Turkish President Recep Tayyip Erdogan met with Pope Francis on Monday to discuss how to resolve disputes that afflicted relations between the Muslim world and Christendom, and international issues at the center of global affairs.
President Erdogan’s meeting came at a time of a heightened tension between the West and Turkey over the latter’s military foray into northern Syria against the Western-allied Kurdish militia. To avoid protests and other disturbances during the Turkish leader’s visit, Italian police imposed a protest ban in downtown Rome.
For the first visit by a Turkish leader for 59 years, the Italian authorities have imposed a 24-hour ban on demonstrations which covers President Erdogan’s arrival from late Sunday to his departure on Monday evening.
Though the pope’s facial expression and outlook cast an anxious figure, he gave the Turkish leader a medallion embossed with an angel strangling a “demon of war” — a symbol of peace and justice.
Mr. Erdogan’s convoy arrived at a deserted Saint Peter’s Square, which was under heavy security as a total of 3,500 police have been deployed for the visit.
Nevertheless, a small sit-in protest by some 30 people, organized by a Kurdish association in Italy, took place on Monday not far from the Vatican.
Turkey on Jan. 20 launched its “Olive Branch” operation against Syrian Kurdish People´s Protection Units (YPG) militia which Ankara sees as a terror group and a threat to Turkish territory.
The Turkish army and allied Ankara-backed Syrian rebel forces are seeking to oust the YPG from its western border stronghold of Afrin but the operation has faced fierce resistance.
“In Afrin, a new crime against humanity is underway,” the Kurdish association said.
‘Angel of Peace’
The fighters and civilians killed in the Turkish assault on the region included female combatant Barin Kobani whose mutilated body appeared in a shocking video, prompting accusations by her family and Kurdish officials that she was “defiled” by Turkish-backed rebels.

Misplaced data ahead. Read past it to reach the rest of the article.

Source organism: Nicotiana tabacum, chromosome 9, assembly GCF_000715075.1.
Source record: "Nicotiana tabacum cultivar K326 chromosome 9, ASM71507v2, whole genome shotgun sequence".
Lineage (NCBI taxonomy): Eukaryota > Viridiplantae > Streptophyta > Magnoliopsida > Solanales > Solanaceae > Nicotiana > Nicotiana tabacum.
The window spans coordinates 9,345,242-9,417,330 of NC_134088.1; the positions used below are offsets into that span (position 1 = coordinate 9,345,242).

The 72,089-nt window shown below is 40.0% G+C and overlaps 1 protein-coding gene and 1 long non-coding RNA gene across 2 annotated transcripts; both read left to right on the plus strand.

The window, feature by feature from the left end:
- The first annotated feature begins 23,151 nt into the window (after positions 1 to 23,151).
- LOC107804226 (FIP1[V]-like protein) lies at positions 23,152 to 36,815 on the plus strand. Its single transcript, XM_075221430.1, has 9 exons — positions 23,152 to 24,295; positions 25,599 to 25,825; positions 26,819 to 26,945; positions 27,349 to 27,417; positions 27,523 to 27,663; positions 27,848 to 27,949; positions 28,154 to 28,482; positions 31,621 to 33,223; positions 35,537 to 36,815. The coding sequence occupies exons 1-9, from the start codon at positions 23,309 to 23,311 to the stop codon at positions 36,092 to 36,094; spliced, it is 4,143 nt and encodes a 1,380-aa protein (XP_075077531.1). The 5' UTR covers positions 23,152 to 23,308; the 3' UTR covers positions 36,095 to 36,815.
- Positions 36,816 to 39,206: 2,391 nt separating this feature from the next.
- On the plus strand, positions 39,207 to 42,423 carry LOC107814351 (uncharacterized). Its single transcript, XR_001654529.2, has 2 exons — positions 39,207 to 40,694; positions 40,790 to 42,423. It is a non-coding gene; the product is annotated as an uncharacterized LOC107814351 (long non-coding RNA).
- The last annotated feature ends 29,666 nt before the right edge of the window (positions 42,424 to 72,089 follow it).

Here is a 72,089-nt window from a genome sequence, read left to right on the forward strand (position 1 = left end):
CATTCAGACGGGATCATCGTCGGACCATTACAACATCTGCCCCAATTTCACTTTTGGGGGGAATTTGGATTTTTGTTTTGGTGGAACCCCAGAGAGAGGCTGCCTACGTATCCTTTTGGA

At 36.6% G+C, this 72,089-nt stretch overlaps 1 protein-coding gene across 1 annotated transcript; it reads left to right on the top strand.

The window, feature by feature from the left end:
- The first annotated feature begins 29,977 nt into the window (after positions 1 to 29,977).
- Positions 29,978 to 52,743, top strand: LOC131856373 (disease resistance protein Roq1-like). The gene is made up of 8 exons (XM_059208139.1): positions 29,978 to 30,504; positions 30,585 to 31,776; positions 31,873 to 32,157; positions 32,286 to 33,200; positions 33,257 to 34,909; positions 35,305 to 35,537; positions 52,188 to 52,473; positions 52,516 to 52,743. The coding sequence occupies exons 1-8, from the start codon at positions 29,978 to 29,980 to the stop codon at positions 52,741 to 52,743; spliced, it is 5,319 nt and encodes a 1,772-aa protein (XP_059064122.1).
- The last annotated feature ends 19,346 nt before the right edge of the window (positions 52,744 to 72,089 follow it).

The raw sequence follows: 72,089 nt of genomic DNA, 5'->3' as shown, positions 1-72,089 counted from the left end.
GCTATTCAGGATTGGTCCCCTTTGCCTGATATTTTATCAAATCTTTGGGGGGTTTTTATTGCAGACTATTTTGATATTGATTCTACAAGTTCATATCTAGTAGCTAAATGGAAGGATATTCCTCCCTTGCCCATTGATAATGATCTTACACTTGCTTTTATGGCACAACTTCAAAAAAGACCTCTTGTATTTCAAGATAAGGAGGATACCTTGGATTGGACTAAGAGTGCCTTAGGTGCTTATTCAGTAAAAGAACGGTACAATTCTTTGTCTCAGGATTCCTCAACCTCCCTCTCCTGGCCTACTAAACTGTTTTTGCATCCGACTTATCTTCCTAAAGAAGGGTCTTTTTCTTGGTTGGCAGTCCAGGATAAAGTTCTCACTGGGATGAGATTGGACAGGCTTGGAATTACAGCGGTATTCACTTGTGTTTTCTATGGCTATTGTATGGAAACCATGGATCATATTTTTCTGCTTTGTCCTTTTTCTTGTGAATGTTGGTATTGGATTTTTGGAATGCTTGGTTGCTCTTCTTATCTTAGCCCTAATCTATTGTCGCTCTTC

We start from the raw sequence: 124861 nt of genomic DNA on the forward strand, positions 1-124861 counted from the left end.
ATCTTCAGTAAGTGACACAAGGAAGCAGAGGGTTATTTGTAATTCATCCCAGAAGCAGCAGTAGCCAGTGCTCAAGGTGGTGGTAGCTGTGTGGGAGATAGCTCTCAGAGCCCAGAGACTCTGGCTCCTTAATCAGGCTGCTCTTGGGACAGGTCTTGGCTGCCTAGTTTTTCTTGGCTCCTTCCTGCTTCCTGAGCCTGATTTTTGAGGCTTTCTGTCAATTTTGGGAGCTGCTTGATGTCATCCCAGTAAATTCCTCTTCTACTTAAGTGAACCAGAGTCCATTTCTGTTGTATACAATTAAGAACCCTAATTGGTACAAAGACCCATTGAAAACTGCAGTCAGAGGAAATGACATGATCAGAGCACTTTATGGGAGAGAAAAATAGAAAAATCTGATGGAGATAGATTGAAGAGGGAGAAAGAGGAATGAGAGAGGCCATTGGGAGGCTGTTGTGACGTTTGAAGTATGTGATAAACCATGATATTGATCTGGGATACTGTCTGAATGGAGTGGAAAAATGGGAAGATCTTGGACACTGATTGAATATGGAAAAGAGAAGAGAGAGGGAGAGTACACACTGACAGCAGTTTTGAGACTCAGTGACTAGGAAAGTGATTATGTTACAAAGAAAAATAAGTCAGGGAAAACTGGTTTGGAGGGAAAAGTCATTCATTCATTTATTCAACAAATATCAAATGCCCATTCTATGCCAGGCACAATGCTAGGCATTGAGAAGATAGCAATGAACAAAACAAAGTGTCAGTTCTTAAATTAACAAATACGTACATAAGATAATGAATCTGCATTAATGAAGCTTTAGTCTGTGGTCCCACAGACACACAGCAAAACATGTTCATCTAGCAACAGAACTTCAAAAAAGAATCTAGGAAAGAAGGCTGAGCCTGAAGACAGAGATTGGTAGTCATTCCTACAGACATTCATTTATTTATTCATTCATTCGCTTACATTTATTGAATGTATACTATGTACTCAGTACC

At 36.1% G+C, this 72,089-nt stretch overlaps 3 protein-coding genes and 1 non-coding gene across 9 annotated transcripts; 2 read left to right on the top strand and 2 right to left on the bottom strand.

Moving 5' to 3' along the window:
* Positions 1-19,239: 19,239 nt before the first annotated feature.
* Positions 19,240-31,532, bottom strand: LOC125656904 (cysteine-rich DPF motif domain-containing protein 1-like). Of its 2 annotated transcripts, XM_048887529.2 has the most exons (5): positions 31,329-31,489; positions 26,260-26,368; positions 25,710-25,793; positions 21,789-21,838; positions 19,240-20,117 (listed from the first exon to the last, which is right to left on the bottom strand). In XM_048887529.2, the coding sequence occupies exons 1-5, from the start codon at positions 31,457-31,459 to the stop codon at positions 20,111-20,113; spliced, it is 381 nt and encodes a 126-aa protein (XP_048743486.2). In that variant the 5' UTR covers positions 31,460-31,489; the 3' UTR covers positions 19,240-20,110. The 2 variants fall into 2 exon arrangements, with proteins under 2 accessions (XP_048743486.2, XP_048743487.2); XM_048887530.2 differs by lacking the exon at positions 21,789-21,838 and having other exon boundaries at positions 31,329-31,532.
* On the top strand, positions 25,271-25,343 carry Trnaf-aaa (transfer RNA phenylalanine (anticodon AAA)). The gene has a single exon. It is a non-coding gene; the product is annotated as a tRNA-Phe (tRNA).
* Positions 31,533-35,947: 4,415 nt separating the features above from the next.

The YPG, while considered a “terrorist” group by Ankara, is allied to the United States in its battle against Islamic State group militants.
The pope who has railed against the horrors of war and weapons of mass destruction gave President Erdogan the gift of a medallion with “an angel of peace strangling the demon of war.”
“It’s a symbol of a world based on peace and justice,” the pontiff said, according to two journalists present during the meeting.
Mr. Erdogan for his part was expected to thank the pope for opposing the decision by U.S. President Donald Trump to recognize Jerusalem as the capital of Israel.
“We are both in favor of the status quo and we have the will to protect it,” he said in an interview published ON Sunday.
The Turkish leader led an Islamic Summit to denounce the U.S. decision and call for recognition of East Jerusalem as Palestine’s occupied capital.
Armenian ‘Genocide’ Spat
The Turkish president’s flying visit to Italy was also set to include a meeting with his Italian counterpart Sergio Mattarella and Prime Minister Paolo Gentiloni, with illegal immigration, defense cooperation and EU membership likely on the agenda.
Pope Francis, a strong proponent of inter-faith dialogue, visited Turkey in November 2014, holding talks with Mr. Erdogan, a devout Muslim.
While in Istanbul, the pope acknowledged that current global crises had made Muslims vulnerable to being stigmatized.
Francis denounced those who said “all Muslims are terrorists.”
Relations were not so cordial in June 2016 when the pope, during a visit to Armenia, referred to the 1915-17 mass killings of Armenians by Ottoman forces as “genocide.”
The Vatican was then forced to refute claims from Turkey that Pope Francis had showed a “mentality of the Crusades” over his use of the term.
Turkey – the Ottoman Empire’s successor state – argues that it was a collective tragedy in which both Turks and Armenians died.
On Sunday, Mr. Erdogan also insisted in a newspaper interview that Turkey wants “full membership of Europe” and did not rule out joint Italian-Turkish action in Libya.
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